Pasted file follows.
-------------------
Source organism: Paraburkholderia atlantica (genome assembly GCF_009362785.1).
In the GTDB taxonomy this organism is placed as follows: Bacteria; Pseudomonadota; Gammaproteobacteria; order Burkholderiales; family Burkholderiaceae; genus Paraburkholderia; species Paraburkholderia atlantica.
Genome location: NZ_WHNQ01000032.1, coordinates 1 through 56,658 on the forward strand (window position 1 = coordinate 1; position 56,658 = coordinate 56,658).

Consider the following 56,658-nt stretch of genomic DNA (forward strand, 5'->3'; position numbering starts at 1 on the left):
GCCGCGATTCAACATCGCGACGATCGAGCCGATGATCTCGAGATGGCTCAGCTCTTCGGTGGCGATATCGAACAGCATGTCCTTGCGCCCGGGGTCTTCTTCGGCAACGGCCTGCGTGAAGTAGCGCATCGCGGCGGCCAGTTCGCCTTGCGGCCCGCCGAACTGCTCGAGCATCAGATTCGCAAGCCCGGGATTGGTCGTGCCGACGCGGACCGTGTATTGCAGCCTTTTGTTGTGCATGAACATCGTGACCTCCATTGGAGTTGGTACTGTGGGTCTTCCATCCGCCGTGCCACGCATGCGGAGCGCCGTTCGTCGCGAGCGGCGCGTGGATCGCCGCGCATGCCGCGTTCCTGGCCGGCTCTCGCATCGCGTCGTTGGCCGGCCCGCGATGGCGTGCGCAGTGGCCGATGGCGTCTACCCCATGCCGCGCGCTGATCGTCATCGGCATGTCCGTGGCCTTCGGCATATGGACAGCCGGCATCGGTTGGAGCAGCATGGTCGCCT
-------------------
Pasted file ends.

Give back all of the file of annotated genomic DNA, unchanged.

Source organism: Paraburkholderia atlantica (genome assembly GCF_009362785.1).
In the GTDB taxonomy this organism is placed as follows: Bacteria; Pseudomonadota; Gammaproteobacteria; order Burkholderiales; family Burkholderiaceae; genus Paraburkholderia; species Paraburkholderia atlantica.
Genome location: NZ_WHNQ01000032.1, coordinates 1 through 56,658 on the forward strand (window position 1 = coordinate 1; position 56,658 = coordinate 56,658).

Consider the following 56,658-nt stretch of genomic DNA (forward strand, 5'->3'; position numbering starts at 1 on the left):
GCCGCGATTCAACATCGCGACGATCGAGCCGATGATCTCGAGATGGCTCAGCTCTTCGGTGGCGATATCGAACAGCATGTCCTTGCGCCCGGGGTCTTCTTCGGCAACGGCCTGCGTGAAGTAGCGCATCGCGGCGGCCAGTTCGCCTTGCGGCCCGCCGAACTGCTCGAGCATCAGATTCGCAAGCCCGGGATTGGTCGTGCCGACGCGGACCGTGTATTGCAGCCTTTTGTTGTGCATGAACATCGTGACCTCCATTGGAGTTGGTACTGTGGGTCTTCCATCCGCCGTGCCACGCATGCGGAGCGCCGTTCGTCGCGAGCGGCGCGTGGATCGCCGCGCATGCCGCGTTCCTGGCCGGCTCTCGCATCGCGTCGTTGGCCGGCCCGCGATGGCGTGCGCAGTGGCCGATGGCGTCTACCCCATGCCGCGCGCTGATCGTCATCGGCATGTCCGTGGCCTTCGGCATATGGACAGCCGGCATCGGTTGGAGCAGCATGGTCGCCT